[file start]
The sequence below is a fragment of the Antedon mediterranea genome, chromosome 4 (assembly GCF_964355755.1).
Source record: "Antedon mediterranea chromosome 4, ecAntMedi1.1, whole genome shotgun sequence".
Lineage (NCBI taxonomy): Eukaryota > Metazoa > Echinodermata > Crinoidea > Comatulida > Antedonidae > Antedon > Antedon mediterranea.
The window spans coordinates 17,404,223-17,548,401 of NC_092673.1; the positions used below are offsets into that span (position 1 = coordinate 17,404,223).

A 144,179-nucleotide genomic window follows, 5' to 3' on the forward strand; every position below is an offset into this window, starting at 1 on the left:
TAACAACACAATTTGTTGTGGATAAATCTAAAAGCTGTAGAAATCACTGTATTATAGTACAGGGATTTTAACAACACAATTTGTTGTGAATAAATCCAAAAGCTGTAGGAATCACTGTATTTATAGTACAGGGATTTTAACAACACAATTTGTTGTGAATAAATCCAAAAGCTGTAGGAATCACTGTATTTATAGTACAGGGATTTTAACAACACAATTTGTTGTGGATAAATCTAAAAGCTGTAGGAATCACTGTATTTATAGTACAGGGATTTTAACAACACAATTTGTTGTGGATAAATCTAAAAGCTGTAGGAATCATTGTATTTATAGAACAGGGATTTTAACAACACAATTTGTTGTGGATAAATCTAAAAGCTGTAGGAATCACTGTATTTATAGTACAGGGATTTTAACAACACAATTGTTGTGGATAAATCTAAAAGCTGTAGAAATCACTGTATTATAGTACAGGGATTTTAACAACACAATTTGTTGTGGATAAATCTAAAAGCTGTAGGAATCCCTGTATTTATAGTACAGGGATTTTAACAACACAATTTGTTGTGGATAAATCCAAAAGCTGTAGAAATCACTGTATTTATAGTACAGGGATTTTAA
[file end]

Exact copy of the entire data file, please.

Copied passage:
The sequence below is a fragment of the Antedon mediterranea genome, chromosome 4 (assembly GCF_964355755.1).
Source record: "Antedon mediterranea chromosome 4, ecAntMedi1.1, whole genome shotgun sequence".
Lineage (NCBI taxonomy): Eukaryota > Metazoa > Echinodermata > Crinoidea > Comatulida > Antedonidae > Antedon > Antedon mediterranea.
The window spans coordinates 17,404,223-17,548,401 of NC_092673.1; the positions used below are offsets into that span (position 1 = coordinate 17,404,223).

A 144,179-nucleotide genomic window follows, 5' to 3' on the forward strand; every position below is an offset into this window, starting at 1 on the left:
TAACAACACAATTTGTTGTGGATAAATCTAAAAGCTGTAGAAATCACTGTATTATAGTACAGGGATTTTAACAACACAATTTGTTGTGAATAAATCCAAAAGCTGTAGGAATCACTGTATTTATAGTACAGGGATTTTAACAACACAATTTGTTGTGAATAAATCCAAAAGCTGTAGGAATCACTGTATTTATAGTACAGGGATTTTAACAACACAATTTGTTGTGGATAAATCTAAAAGCTGTAGGAATCACTGTATTTATAGTACAGGGATTTTAACAACACAATTTGTTGTGGATAAATCTAAAAGCTGTAGGAATCATTGTATTTATAGAACAGGGATTTTAACAACACAATTTGTTGTGGATAAATCTAAAAGCTGTAGGAATCACTGTATTTATAGTACAGGGATTTTAACAACACAATTGTTGTGGATAAATCTAAAAGCTGTAGAAATCACTGTATTATAGTACAGGGATTTTAACAACACAATTTGTTGTGGATAAATCTAAAAGCTGTAGGAATCCCTGTATTTATAGTACAGGGATTTTAACAACACAATTTGTTGTGGATAAATCCAAAAGCTGTAGAAATCACTGTATTTATAGTACAGGGATTTTAA